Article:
Yet knowing how way leads on to way,
    I doubted if I should ever come back.

    I shall be telling this with a sigh
    Somewhere ages and ages hence:
    Two roads diverged in a wood, and I–
    I took the one less traveled by,
    And that has made all the difference.

  5. I disagree with the whole “two roads diverged.” Obviously it’s a metaphorical poem, but even then, whichever road you are going to take is going to probably lead you to crossing paths with the same people more than once. You can never find a path that’s just yours. There’s consequences (and familiar faces) on any path you choose. Or, I can you could continue to search for that elusive path and be distracted from everything you are missing.

    I do agree that people tend to visit the same places (and take similar pictures). There could be many reasons for this. I’d say three of the biggest reasons are: 1) Similar backgrounds of those who have the ability to do such trips (“it’s my year off after college and I’m going to be original and go to Europe”), 2) Recognition of what is out there that is worth visiting (whether such assessments are “correct” or not) and 3) Guidebooks, sites like this, and word of mouth advertising that deem certain places as “must see.”

    Running into the same people more than once, though, never accounts for all those people you never run into, those people staying at nice hotels while you are doing the whole hostel/local living approach or those doing slightly different activities. The idea of taking the road less traveled (metaphoric after all) doesn’t say anything about the quality of the choices one makes and really it says nothing other than to compare one’s travel with the other choices this person had.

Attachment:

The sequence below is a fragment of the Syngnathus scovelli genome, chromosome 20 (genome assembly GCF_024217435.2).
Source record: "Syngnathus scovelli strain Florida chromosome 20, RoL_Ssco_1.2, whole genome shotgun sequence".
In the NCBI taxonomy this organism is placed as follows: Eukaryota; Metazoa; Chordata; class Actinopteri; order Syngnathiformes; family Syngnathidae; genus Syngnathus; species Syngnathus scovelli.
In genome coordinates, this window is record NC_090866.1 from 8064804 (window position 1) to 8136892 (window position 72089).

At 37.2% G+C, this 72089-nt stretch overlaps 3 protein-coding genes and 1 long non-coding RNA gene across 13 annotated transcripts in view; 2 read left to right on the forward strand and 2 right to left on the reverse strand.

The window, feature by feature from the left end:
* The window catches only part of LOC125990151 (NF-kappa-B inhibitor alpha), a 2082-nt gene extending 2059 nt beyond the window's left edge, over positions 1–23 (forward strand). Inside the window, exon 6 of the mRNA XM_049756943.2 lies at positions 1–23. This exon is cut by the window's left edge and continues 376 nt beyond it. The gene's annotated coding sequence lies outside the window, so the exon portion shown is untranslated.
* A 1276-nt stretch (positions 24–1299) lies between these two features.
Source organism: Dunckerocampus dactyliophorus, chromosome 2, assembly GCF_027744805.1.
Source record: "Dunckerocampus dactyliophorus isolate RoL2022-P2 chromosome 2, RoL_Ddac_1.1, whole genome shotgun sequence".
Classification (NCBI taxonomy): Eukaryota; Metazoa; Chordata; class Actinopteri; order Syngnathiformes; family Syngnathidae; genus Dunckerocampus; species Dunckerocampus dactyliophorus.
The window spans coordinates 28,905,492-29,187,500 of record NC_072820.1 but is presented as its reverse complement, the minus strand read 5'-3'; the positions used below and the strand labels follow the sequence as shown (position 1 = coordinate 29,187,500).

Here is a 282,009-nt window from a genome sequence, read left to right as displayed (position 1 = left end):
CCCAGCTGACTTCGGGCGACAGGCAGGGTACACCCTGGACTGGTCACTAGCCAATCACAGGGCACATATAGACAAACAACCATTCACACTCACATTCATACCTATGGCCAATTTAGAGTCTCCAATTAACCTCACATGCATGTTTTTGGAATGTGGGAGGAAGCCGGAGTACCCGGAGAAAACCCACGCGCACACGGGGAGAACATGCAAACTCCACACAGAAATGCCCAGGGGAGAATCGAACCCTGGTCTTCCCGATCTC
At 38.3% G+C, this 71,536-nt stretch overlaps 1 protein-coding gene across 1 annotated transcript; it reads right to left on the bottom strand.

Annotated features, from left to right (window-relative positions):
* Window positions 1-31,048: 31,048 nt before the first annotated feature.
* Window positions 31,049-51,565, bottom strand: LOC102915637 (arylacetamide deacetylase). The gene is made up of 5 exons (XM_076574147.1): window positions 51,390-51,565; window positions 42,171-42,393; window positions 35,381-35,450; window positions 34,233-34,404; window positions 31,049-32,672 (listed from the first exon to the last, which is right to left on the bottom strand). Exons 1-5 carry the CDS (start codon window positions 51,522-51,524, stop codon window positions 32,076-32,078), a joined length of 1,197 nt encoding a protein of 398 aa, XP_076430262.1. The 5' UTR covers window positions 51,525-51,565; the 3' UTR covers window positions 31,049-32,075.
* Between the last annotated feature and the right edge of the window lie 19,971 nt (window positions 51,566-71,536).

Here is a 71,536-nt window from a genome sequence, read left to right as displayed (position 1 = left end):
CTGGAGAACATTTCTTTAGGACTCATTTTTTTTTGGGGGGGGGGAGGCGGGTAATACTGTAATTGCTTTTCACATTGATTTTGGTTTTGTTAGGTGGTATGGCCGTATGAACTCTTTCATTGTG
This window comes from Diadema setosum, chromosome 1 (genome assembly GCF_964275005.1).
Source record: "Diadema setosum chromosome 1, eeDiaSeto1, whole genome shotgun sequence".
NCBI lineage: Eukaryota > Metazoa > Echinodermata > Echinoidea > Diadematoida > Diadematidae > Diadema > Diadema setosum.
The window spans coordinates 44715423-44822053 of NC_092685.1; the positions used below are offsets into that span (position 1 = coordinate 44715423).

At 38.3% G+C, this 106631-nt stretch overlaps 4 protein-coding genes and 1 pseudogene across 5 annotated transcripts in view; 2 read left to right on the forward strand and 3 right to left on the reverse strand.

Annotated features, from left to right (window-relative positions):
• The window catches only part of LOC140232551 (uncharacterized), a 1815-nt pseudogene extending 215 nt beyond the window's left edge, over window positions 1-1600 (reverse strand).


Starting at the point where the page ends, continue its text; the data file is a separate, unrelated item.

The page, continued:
Robert Frost probably wrote that poem on his death bed to convince himself that his life was more valuable than it really was. And now people read it at funerals and shit to further memorialize people. And really, the poem in no way accounts for what he may have missed not choosing the “more popular” trail. Every choice is a choice of exclusion.

    Chris G, none of this is really directed at you. I just really hate that poem – although I think it might have been read at my (and Theresa’s) grandfather’s funeral (am I making this up? is this faulty memory? anyone?). I really need to make peace with the idea that it is metaphoric and let it all go. Deep breath.

  6. Well put, Matt.
    I thought about writing something to that effect, but didn’t really know to put it.
    Sometimes I enjoy taking the road more traveled by, because it IS familiar.
    Sometimes you need new and exciting, sometimes you need new and exciting with a few constants mixed in.

  7. I agree that it’s comforting to run into familiar faces… I wonder if you’ll run into any of those people on some of the other continents that you plan to visit? Have you met anyone yet that’s also doing a RTW trip?

  8. We’ve been to some places off the beaten path and some places on, but we’re really not concerning ourselves too much with that. We’re going to places we want to go to do what we want to do. Torres del Paine is hugely popular but I wouldn’t have missed it for the world. (I also wouldn’t have done the one-day group tour of it either.) In my opinion, the majority of popular places are popular for good reason. It’s just up to you to decide whether that kind of popularity interests you. Places that are popular (as well as places that aren’t popular) because of their natural beauty interest me. Places that are popular for their surfing, or their casinos, or their shopping or whatnot hold no interest for me. I think anyone who really thinks they are far off the beaten path (unless they’ve landed on a tiny island in the middle of the Pacific) is probably kidding themselves. The world isn’t that big. I think you’re always moving in some circle, be it the outdoor adventure circle, the best restaurants in the world circle, the beach going circle, or the I’m trying to get off the beaten path circle. And as long as whatever type of travel you’re doing makes you happy, then hooray for you.

  9. Also, Matthew, I don’t think that was read at Grandpa’s funeral because well, we’re Catholic, and they’re really picky about all that crap and have a lot of rules about what can and cannot be read. And if any Frost poem was read, my money would be on “Stopping by Woods on a Snowy Evening” because that is the poem with the lines “But I have promises to keep and miles to go before I sleep” which I believe was the saying hanging in the family room at their house.

  10. Theresa you are right about the poem. I think it was read at the funeral home before the Catholic church funeral.

    I slept through Frost day in my American Lit class.